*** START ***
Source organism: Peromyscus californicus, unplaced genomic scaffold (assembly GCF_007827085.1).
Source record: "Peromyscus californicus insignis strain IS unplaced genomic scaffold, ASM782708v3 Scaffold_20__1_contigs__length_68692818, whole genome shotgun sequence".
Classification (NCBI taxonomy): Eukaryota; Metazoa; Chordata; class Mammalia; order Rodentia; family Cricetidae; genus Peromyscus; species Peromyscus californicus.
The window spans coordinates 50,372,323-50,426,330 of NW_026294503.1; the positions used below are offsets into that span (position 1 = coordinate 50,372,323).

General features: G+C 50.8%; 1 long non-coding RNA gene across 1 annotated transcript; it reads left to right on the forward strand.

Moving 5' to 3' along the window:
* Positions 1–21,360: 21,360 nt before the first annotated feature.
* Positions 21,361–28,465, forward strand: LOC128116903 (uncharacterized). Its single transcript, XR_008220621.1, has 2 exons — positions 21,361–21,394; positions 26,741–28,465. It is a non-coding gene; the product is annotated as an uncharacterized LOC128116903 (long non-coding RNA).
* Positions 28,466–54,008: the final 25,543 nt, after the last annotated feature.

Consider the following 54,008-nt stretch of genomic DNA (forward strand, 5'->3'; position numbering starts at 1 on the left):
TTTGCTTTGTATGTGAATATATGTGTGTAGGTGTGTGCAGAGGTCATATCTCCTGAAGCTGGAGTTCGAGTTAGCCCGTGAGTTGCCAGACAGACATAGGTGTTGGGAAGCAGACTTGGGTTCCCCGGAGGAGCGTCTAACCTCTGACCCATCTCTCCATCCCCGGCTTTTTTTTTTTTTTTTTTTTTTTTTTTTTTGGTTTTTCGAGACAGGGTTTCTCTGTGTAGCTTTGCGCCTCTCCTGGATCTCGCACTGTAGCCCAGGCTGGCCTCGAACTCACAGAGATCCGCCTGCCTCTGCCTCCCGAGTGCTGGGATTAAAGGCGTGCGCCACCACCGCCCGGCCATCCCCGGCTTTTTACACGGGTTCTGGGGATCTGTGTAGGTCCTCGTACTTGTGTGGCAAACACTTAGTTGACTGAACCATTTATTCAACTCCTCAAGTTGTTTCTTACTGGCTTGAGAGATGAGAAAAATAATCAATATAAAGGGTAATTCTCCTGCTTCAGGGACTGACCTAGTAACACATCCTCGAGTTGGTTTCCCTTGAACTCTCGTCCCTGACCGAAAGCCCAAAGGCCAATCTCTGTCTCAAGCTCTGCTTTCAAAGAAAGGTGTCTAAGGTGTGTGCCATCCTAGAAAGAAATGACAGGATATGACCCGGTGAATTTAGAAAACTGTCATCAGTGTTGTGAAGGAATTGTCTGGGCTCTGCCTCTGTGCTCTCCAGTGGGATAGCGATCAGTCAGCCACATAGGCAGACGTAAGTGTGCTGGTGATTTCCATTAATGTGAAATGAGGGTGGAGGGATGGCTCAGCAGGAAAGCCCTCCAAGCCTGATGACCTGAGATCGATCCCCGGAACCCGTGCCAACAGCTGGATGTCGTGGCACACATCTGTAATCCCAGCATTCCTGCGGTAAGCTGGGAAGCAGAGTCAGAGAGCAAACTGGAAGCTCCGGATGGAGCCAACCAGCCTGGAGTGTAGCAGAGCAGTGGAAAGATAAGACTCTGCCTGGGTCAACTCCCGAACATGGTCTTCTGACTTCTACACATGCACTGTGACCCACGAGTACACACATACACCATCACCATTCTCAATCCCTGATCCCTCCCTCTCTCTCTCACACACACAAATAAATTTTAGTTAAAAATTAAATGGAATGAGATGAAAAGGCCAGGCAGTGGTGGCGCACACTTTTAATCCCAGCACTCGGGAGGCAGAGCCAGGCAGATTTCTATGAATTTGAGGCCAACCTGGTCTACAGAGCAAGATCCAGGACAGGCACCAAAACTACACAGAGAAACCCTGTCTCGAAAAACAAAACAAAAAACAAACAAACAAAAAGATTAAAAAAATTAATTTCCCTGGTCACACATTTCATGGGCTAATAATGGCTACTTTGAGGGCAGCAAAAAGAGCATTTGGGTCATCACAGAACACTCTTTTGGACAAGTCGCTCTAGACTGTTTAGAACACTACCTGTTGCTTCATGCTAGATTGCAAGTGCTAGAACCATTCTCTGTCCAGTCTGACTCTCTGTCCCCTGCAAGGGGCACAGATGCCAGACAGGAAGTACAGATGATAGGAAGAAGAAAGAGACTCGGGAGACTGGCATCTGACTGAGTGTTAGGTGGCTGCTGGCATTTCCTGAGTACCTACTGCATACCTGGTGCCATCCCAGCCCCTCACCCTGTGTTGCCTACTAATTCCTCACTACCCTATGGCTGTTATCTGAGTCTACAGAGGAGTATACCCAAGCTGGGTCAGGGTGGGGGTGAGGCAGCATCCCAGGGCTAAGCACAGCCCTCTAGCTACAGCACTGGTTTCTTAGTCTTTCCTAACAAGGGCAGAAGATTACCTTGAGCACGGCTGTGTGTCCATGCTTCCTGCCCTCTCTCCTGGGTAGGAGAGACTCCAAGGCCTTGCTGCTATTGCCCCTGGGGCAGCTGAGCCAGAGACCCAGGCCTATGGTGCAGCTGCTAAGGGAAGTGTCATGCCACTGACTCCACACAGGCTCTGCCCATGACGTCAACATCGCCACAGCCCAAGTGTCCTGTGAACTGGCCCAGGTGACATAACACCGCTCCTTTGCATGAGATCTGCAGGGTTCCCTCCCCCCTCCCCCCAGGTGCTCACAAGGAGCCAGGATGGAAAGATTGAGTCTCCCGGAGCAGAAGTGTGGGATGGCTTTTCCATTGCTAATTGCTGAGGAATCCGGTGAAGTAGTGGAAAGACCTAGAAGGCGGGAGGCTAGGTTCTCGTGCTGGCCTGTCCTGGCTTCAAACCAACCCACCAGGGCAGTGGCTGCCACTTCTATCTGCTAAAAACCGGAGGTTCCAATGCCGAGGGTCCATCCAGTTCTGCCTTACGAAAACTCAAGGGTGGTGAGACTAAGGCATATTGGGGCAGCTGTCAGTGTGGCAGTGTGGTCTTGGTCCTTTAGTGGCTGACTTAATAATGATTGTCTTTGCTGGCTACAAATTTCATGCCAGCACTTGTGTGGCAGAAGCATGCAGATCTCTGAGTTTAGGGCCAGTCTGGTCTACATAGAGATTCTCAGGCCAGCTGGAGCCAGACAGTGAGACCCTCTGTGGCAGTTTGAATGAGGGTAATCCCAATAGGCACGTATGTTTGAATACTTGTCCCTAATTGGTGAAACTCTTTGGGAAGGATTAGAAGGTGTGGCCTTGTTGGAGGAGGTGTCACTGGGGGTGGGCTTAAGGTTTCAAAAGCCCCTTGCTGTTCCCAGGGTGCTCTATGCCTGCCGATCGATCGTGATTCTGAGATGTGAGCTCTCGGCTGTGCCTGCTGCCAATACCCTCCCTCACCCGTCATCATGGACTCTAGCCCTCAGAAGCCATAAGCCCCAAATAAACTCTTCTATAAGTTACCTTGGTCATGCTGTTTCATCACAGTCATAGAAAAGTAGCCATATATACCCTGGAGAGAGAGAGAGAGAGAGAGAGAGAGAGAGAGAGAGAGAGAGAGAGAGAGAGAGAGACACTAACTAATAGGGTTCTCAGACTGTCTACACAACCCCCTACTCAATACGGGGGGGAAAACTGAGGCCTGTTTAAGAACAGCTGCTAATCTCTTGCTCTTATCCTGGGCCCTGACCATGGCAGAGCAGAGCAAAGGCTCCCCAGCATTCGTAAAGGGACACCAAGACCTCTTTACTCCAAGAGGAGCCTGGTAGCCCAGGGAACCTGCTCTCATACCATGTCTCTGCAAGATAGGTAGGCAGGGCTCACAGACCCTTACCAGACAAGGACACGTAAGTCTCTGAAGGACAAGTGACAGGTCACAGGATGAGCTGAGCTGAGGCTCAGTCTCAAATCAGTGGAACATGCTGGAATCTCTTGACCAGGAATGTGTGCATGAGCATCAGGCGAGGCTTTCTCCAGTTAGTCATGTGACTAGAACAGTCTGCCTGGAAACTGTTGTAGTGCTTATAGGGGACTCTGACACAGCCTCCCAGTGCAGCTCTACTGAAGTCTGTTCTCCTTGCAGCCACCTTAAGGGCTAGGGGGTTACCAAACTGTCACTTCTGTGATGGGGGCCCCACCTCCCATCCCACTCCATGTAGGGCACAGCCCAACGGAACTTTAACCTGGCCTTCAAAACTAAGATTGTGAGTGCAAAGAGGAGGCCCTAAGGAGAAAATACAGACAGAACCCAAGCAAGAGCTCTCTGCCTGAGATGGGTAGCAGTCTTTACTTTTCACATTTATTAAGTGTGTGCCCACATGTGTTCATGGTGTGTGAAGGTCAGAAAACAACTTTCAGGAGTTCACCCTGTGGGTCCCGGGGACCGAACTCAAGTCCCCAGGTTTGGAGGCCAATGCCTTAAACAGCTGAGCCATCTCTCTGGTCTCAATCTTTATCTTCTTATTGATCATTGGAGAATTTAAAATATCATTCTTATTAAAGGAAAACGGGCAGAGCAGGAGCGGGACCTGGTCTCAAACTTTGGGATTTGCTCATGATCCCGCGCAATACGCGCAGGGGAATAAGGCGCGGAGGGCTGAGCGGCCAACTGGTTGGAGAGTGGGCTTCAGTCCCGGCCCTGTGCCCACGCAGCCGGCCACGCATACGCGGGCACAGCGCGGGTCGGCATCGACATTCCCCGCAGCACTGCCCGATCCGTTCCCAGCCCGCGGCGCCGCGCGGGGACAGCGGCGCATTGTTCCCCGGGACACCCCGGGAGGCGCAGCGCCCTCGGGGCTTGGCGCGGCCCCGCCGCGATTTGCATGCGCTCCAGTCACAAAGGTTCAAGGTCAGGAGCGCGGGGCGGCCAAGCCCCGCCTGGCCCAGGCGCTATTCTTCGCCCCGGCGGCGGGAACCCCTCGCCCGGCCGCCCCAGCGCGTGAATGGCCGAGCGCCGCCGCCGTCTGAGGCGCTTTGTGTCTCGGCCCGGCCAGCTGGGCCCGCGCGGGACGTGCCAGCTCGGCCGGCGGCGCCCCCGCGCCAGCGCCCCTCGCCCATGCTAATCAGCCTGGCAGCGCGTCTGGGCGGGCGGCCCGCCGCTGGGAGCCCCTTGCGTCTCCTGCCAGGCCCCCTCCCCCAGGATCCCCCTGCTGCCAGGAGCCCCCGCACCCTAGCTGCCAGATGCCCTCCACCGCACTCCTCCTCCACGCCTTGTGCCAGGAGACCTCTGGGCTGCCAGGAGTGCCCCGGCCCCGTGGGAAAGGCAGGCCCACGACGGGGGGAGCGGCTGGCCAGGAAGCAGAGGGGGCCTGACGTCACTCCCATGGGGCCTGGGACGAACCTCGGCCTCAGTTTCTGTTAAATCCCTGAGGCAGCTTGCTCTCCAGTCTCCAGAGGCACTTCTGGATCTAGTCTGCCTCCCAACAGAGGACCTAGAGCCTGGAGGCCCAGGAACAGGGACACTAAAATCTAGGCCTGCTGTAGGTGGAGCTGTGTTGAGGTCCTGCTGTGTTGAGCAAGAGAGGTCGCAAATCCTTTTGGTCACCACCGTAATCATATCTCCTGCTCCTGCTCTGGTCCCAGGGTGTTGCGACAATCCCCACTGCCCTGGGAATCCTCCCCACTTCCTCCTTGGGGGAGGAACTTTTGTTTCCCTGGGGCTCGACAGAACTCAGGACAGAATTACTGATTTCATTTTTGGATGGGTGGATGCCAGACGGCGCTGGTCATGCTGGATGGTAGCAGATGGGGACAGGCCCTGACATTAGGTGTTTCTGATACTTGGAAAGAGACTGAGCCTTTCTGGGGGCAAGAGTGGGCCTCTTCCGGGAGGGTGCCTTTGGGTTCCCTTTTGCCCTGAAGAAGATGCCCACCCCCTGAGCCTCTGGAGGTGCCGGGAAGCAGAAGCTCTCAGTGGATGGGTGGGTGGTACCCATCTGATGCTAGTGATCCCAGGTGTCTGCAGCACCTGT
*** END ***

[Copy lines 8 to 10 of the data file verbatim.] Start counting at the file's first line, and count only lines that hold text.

* Positions 21,361–28,465, forward strand: LOC128116903 (uncharacterized). Its single transcript, XR_008220621.1, has 2 exons — positions 21,361–21,394; positions 26,741–28,465. It is a non-coding gene; the product is annotated as an uncharacterized LOC128116903 (long non-coding RNA).
* Positions 28,466–54,008: the final 25,543 nt, after the last annotated feature.

Consider the following 54,008-nt stretch of genomic DNA (forward strand, 5'->3'; position numbering starts at 1 on the left):